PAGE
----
Alex Wilhelm is a San Francisco-based writer. You can find Alex on Twitter, and on Facebook. You can reach Alex via email at [email protected] Alex Wilhelm is a San Francisco-based writer. You can find Alex on Twitter, and on Facebook. You can reach Alex via email at [email protected]
Today, several members of the House subcommittee dealing with technology and communication urged the FCC’s chairman Julius Genachowski to end his Commission’s ‘docket’ concerning whether the Internet will be reclassified as a ‘telecommunications service’ and not an ‘information service.’
According to The Hill, Genachowski stated that his group is yet accepting views from the public on the matter, and that to close the docket at this stage would be “unusual.”
This reclassification issue matters greatly for how the Internet will function in the United States. If the FCC does eventually reclassify the Internet as a telecommunications service, it will have larger legal standing to regulate it. Essentially, if the FCC decides to call the Internet a telecommunications service, the chance of its rules concerning net neutrality will have a stronger legal footing.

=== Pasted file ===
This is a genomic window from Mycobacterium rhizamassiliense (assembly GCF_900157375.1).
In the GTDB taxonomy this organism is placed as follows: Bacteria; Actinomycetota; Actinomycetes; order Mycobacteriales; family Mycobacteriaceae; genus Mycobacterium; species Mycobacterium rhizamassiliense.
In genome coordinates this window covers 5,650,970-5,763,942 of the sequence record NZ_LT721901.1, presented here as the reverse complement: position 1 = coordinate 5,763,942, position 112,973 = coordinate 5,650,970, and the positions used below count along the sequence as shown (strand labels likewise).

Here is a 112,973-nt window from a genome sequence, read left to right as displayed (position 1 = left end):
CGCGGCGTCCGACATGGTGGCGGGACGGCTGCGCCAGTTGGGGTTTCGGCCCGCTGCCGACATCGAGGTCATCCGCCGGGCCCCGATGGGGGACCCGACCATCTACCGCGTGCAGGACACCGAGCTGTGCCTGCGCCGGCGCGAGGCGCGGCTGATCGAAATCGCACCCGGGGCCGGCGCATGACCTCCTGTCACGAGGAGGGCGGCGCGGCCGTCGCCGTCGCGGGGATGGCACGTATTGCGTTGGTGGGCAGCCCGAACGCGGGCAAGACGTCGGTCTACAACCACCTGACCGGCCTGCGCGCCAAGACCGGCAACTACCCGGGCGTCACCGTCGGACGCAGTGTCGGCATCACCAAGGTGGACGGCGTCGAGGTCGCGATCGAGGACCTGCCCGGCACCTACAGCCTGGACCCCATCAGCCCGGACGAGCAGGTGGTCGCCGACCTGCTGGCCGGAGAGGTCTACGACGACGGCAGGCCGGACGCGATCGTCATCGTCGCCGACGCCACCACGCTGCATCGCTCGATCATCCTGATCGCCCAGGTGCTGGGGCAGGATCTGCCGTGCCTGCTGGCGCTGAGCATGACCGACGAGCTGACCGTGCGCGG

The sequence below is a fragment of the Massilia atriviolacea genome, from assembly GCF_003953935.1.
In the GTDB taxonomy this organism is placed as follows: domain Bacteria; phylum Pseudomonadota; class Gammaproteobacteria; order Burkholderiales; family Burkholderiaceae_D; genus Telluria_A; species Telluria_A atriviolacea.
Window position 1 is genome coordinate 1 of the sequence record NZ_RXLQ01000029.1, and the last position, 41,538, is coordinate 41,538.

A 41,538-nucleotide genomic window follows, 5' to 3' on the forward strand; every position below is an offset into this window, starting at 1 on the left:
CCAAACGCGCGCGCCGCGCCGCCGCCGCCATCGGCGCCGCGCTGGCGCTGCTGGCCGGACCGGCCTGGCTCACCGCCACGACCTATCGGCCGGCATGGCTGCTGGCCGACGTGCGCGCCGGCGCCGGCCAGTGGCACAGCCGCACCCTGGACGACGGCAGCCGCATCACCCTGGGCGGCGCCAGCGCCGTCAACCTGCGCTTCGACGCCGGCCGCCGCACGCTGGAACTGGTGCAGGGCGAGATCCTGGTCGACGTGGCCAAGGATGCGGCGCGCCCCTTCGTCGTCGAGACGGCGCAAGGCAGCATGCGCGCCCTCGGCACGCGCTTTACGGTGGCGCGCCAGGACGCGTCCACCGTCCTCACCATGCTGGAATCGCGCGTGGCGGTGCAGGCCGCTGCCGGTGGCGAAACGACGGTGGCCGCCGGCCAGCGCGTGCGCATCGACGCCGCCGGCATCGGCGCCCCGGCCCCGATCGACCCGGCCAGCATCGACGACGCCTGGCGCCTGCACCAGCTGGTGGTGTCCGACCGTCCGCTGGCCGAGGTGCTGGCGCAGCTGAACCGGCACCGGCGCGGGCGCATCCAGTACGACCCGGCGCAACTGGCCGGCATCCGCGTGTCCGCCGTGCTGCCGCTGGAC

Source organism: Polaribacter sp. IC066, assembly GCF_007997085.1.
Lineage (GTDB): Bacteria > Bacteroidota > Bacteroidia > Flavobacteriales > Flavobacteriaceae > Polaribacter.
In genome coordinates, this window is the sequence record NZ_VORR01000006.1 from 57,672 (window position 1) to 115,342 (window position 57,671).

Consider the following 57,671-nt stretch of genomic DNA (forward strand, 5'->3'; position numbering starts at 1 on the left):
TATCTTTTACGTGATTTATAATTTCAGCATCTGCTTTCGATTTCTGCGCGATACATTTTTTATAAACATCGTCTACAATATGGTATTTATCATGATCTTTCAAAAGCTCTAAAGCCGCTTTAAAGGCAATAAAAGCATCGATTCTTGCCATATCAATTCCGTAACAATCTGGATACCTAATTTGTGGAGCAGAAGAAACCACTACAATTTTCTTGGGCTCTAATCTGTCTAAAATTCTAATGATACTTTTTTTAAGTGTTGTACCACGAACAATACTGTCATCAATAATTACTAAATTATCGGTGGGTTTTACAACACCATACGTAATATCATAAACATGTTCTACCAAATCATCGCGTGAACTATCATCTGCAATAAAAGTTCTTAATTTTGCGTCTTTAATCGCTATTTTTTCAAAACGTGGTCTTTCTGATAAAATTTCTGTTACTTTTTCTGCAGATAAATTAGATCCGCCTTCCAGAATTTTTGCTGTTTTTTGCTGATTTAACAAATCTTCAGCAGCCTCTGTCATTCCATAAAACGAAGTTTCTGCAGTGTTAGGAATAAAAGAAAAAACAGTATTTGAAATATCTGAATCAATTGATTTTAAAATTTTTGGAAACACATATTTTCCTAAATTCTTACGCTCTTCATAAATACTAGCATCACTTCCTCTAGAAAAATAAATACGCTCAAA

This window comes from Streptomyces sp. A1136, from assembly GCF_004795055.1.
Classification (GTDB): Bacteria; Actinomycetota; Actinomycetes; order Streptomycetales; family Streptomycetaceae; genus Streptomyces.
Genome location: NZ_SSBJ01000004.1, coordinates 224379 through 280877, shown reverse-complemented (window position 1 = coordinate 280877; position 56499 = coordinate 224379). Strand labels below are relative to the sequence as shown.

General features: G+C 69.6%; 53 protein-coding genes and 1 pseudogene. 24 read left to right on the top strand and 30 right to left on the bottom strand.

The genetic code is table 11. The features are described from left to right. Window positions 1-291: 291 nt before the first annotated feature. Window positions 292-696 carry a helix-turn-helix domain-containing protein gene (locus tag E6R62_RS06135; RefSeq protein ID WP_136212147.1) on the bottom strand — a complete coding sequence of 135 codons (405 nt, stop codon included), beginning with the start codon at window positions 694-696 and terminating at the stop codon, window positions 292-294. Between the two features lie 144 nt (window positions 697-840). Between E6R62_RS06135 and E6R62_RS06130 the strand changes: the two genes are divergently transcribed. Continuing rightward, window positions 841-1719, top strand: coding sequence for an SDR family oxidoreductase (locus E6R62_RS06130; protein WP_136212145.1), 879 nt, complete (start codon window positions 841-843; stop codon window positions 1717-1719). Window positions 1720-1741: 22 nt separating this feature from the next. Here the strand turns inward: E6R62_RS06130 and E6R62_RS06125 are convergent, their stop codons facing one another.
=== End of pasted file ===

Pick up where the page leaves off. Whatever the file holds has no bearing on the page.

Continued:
And as Verizon is currently beating the door down concerning those provisions, the timing on the docket is becoming increasingly important. The FCC, under the Communications Act, has strong power to regulate telecommunication services, but less in regards to ‘information’ services.
The argument, as it stands, is that the docket’s status as open leads to uncertainty in the market. Whether or not that is the case, the simple closing of the docket would lead to a non-reclassification of the Internet. This could weaken, perhaps critically, the FCC’s net neutrality standing in court.
The irony of this situation is that those arguing, in effect, for the end of net neutrality state that they are on the side of a free and open Internet, exactly what net neutrality rules were put in place to uphold.
Top Image Credit: Timothy Vollmer
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